Conway describes himself as a radical unionist, and is widely know at City Hall for being among the most radical of CUPEs leadership at grievances and arbitration. He is well regarded for being level-headed and personable when expressing his principles, and known for his strategic ability to make gains over the long term.
In the middle of the crowd, two loud mouths were attempting to provoke the masked anarchists and communists by taunting them. Labour leaders and graduate students maintained the peace.
The march was stalled, the leadership elements huddled, and those who came looking for a viral conflict clip had pushed into the crowd. Police gave a crowd estimate of 150, which I believe includes the 50 or so journalists and onlookers recording every move.
The overwhelming number of officers meant police could maintain the peace. We didn’t even see the Toronto Police Service officers; indicating to me that Hamilton Police had a strong reserve of TPS officers in hard equipment to deal with any outbreak of violence.
Two people who I trust, and who were separately located close to both the anarchist leadership and labour leadership tell me that the anarchist leadership at the front was proposing marching on City Hall – having found no opening to Locke Street – and there was debate among labour leadership of where to take their part of the group next.
Labour leadership declared they were marching back to Victoria Park, and began to walk in that direction.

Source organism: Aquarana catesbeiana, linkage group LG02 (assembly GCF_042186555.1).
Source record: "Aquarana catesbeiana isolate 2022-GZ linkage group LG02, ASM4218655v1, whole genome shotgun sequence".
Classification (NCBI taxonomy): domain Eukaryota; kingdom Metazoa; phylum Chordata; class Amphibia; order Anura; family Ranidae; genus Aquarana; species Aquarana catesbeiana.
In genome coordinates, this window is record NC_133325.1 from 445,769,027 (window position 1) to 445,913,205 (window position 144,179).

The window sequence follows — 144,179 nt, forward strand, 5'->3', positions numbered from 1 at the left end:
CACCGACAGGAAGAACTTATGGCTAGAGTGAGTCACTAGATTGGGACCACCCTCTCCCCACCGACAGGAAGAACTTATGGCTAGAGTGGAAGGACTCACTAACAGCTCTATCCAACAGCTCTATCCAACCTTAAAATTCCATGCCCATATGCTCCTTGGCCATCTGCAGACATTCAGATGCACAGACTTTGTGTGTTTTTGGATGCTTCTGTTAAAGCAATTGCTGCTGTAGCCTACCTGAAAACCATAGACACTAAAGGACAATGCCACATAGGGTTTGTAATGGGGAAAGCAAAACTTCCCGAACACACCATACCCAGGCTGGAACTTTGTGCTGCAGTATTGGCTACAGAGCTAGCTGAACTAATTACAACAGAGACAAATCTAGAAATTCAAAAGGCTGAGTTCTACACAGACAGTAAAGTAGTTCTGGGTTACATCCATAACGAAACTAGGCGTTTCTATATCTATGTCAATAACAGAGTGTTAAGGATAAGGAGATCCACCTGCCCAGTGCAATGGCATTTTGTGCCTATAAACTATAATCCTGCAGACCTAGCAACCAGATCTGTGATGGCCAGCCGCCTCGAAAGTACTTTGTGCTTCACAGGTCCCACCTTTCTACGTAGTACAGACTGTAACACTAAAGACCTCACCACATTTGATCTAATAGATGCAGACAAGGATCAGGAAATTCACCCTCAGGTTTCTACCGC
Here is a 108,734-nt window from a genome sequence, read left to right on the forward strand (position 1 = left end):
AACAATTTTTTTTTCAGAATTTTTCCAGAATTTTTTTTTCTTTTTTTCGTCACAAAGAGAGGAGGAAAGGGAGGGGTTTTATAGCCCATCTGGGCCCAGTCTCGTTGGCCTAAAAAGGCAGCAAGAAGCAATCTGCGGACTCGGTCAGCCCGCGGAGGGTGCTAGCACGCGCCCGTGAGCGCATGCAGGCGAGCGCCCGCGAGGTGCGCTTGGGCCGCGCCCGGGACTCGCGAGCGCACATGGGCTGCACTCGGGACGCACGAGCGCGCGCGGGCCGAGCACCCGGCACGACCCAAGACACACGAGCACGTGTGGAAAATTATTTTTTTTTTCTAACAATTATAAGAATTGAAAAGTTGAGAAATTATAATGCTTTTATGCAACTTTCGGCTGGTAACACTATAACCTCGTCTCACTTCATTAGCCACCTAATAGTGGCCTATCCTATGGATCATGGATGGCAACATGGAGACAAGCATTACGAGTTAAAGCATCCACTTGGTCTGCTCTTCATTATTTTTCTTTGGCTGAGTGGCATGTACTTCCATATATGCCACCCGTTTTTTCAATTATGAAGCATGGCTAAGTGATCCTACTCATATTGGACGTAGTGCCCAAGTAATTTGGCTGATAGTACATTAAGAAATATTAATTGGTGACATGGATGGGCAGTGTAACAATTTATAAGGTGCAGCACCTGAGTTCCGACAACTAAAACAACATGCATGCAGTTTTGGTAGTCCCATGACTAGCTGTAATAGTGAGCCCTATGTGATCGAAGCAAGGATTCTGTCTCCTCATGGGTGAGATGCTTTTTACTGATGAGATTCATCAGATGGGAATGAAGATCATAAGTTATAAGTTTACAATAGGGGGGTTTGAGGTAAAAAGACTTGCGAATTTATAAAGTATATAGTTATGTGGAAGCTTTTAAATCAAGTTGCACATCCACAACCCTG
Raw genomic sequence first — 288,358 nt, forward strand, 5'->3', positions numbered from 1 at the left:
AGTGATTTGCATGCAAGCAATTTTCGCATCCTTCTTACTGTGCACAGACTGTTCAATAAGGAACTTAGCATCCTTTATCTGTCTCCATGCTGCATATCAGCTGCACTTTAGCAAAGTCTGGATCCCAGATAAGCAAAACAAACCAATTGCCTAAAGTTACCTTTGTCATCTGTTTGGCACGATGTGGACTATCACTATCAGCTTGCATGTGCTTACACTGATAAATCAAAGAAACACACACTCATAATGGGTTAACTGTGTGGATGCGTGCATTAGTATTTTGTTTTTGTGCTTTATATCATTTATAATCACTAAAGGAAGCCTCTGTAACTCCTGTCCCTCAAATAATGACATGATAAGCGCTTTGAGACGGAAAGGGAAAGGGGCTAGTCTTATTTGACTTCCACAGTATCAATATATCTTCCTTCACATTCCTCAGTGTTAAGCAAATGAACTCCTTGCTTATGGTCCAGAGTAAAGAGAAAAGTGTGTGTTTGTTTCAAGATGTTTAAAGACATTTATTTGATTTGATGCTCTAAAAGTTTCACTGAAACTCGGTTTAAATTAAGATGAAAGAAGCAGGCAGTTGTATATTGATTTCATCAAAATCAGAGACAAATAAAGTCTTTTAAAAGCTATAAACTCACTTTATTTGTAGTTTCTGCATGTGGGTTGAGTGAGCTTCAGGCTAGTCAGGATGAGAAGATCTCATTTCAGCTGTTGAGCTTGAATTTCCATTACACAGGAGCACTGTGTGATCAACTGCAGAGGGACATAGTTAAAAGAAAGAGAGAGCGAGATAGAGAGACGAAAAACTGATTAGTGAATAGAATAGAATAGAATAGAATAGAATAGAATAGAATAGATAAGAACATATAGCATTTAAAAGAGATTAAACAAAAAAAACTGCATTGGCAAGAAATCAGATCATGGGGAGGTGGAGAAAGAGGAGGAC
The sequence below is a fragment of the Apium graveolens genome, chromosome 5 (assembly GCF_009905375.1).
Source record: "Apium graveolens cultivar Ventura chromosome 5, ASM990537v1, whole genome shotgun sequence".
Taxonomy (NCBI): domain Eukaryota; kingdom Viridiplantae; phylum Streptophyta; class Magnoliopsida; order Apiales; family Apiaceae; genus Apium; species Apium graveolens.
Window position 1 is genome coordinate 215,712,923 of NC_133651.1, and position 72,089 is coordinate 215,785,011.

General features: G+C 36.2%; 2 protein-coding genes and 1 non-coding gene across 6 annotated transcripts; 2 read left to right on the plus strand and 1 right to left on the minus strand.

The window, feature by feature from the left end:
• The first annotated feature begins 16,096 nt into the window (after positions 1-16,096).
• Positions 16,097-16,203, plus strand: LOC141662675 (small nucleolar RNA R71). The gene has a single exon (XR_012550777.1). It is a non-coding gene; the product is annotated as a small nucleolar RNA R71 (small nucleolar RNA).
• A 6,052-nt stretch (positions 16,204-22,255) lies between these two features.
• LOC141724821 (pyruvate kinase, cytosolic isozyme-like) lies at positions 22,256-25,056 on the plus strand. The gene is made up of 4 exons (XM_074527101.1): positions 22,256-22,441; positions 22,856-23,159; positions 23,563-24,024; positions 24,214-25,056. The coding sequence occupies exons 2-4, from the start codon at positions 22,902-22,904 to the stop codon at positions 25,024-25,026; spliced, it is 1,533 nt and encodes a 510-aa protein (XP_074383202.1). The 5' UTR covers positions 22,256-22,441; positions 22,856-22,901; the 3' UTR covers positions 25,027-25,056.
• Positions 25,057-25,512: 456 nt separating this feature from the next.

One of the anarchist leaders quickly took to the megaphone declaring that the “facists” had “run away” ‘having heard of our overwhelming counter-march’, declaring this was now a “Victory March” and called on people to march back to Victoria Park to celebrate.
The anarchist and communists banners quickly moved to reestablish themselves as the front of the march, police moved their vehicles on Main Street to force the march onto Ray Street northbound towards King Street.
The Mounted Unit took up the rear of the march, and the Sergeant commanding the column order the horses trot to generate the maximum noise effect to discourage the rear of the march from slowing down and creating a longer column for police to monitor.
Unsuspecting motorists found their vehicles surrounded by a sea of peaceful marchers. On Ray Street, a Hamilton Police Staff Sergeant ordered police units to force the marchers to Victoria Park. The Mounted Unit was directed to block the march from turning east at King Street.
Along King Street, a few of the masked marchers stepped out of the march to hug and chat with unmasked friends along the sidewalk. Hamilton Police forensic and intelligence branch officers were taking thousands of pictures of the various masked individuals, and who they were associating with.
At Locke Street, the two groups split and returned to their original sides of the street. The anarchist/antifa and communist group moved further into the park; labour slowly dispersed, and police reopened Locke Street to both individual pedestrians and traffic.
Police maintained a highly visible presence on Locke Street South as local residents resumed their Sunday activities, and various people spent about an hour yelling non-violently at each other in the park. (Here’s a good flavouring of the back-and-forth in Victoria Park)
In the park, police kept close to the crowd monitoring the situation. Forensic officers continued taking thousands of photos in close to the crowd. Hamilton Police Board Chair Lloyd Ferguson walked among the crowd in the park, observing things up close.
Eventually, people began to disperse.
Later in the day, a bunch of the “Patriot March” Sons of Odin group posed for a photograph out front of a house with a swastika in front of them, before even later in the night going to local anarchist meeting place The Tower to cause a disturbance. (UPDATE: these links are now broken, captures of Facebook posts are on the ARC Collective Blog.)